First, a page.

As mentioned in an earlier post spending still remained high between 2010 and 2014 (long after 911 and Iraq were dominant items). Also one cannot dismiss increased welfare spending. It eats up a considerable amount of tax revenue and has grown considerably in the Obama years as U6 unemployment has soared.

Nevertheless thanks for the rebuttal. I appreciate a good counter-argument. Quick question - Any thoughts on Solyandra and Cash-for-Clunkers?

The kid with the clock in a briefcase...

I stand corrected. This kid is a genius. After duping both Obama and the Liberal establishment (arguably not that difficult a task) with a half-baked clock in a briefcase, that looked suspiciously like a bomb, he now has a scholarship in Qatar to boast of. Add that to his tea time meeting with the Sudanese Butcher of Darfur (a war criminal by every measurable standard) and it appears as though the lad is on a role. Great news for him, tough work for the next sod who has to deal with a real threat in the future. CAIR must be loving this. Nothing like advancing the Stealth Jihad by paralyzing your opponent's ability to react.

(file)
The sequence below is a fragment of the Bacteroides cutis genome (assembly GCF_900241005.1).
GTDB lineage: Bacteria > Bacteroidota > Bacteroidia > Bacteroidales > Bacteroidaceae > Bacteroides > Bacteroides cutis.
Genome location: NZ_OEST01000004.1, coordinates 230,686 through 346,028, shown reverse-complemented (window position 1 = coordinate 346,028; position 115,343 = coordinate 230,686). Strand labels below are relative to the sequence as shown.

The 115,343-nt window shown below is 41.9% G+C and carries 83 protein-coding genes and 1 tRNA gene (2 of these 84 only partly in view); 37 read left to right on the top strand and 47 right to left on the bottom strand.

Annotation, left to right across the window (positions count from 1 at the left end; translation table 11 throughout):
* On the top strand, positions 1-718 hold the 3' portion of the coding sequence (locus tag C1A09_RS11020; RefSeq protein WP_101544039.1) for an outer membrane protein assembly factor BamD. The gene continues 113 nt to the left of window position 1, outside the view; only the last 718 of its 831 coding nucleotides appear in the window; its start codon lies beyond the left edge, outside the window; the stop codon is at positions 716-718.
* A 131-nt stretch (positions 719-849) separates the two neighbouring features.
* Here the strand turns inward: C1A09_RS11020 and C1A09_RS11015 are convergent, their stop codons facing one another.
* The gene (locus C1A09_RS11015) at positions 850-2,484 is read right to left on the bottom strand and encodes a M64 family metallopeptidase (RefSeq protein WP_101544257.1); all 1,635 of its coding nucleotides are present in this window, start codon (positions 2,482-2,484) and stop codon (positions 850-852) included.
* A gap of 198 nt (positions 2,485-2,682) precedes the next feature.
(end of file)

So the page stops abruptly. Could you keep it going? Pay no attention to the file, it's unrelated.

Early thoughts on Canadian election results 2015

In a way it feels as though Canada wanted its Obama moment and in Trudeau they may have that. He certainly came across as the most charismatic of the three leaders and if glib superficiality is a yardstick he played the card with remarkable prowess. Now we will see how he governs.

Based on a historical record of broken Liberal promises I expect Trudeau to drop, or at the very least backpedal, on the notion of a tax increase for the wealthy. While such promises makes for great election fodder, when forced into real application rarely bring to the fore the desired effect. Trudeau knows this as do the Laurentian elites who have been guiding Grit politics for the last century. His recent pull back from military action in Syria is consistent with an election position but is somewhat meaningless in a theatre where the Russians have already forced themselves onto the stage as the leading act.

However our new man from Montreal will have his greatest hands filled with a strong Quebec caucus who helped turn the tide against the NDP and will certainly demand their share of paybacks as they have done with all recent PMs of Québécois extract - PET, Mulroney and Chretien. Expect the once dormant sovereignty issue (three backburners removed under Harper) to resurrect itself. Anyway we shall wait and see - if nothing else it will make for some great spectator sport.

On Climate Change - What Most bothers me.

In my opinion the greatest tragedy of the climate change debate is science itself.

To begin with Science is never settled...period (sorry Al Gore, David Suzuki, George Monbiot, Naomi Klein et al). Even if the overwhelming consensus of opinion points in a certain direction one can never close the book on science itself (hell even Newton's seemingly rock solid Law of Universal Gravitation had to be reworked using the better model of General Relativity).